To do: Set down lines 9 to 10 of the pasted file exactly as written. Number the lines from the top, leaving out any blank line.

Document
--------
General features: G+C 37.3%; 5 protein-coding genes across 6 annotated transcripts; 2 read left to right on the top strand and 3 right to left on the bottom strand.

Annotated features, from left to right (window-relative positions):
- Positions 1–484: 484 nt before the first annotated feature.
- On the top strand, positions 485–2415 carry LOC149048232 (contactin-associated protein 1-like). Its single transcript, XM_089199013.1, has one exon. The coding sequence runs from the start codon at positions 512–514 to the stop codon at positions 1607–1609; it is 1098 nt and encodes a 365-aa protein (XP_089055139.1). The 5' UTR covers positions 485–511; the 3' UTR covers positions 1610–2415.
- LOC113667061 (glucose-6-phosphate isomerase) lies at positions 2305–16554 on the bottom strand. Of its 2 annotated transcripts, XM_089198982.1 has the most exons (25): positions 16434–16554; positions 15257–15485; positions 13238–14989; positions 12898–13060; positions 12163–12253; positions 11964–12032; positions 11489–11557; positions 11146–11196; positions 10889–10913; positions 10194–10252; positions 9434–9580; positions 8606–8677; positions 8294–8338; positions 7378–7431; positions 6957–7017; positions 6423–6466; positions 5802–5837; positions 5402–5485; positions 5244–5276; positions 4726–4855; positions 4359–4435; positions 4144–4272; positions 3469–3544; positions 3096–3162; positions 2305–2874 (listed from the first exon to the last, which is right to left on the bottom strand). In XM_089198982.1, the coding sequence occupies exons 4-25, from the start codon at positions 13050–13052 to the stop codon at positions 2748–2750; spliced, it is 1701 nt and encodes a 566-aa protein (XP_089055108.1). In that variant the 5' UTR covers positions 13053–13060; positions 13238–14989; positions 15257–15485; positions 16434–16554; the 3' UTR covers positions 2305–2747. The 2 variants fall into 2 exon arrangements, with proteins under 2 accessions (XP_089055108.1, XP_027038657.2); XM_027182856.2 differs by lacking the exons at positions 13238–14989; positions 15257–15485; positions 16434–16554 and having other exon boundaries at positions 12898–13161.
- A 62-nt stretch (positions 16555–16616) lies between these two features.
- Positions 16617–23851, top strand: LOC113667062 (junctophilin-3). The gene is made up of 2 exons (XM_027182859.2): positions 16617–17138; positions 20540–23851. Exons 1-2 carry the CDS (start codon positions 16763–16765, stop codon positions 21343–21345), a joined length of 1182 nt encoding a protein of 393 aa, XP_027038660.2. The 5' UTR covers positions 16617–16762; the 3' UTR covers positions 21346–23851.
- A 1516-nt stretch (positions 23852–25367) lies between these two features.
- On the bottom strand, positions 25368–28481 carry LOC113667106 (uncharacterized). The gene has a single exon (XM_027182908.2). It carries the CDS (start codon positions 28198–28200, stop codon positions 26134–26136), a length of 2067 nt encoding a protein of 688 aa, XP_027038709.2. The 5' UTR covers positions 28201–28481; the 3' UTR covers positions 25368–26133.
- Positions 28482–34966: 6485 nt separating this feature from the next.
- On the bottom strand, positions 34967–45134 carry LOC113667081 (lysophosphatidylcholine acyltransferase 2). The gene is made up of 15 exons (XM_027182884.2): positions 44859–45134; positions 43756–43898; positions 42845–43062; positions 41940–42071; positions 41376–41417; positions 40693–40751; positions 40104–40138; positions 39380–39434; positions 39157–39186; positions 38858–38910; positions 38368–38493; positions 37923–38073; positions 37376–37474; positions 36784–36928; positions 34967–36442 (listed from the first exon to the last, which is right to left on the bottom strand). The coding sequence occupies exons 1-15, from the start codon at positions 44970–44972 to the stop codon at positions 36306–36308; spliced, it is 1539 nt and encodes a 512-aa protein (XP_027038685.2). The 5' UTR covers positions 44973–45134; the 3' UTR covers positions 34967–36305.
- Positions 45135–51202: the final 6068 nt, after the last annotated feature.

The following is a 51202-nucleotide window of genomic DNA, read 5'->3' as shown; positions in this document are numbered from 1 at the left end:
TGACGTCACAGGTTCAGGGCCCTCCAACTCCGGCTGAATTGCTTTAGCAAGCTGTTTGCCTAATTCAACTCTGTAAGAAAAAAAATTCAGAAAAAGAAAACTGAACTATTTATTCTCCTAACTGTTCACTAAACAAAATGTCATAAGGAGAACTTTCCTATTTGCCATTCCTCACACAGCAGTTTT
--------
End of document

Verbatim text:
- On the bottom strand, positions 25368–28481 carry LOC113667106 (uncharacterized). The gene has a single exon (XM_027182908.2). It carries the CDS (start codon positions 28198–28200, stop codon positions 26134–26136), a length of 2067 nt encoding a protein of 688 aa, XP_027038709.2. The 5' UTR covers positions 28201–28481; the 3' UTR covers positions 25368–26133.
- Positions 28482–34966: 6485 nt separating this feature from the next.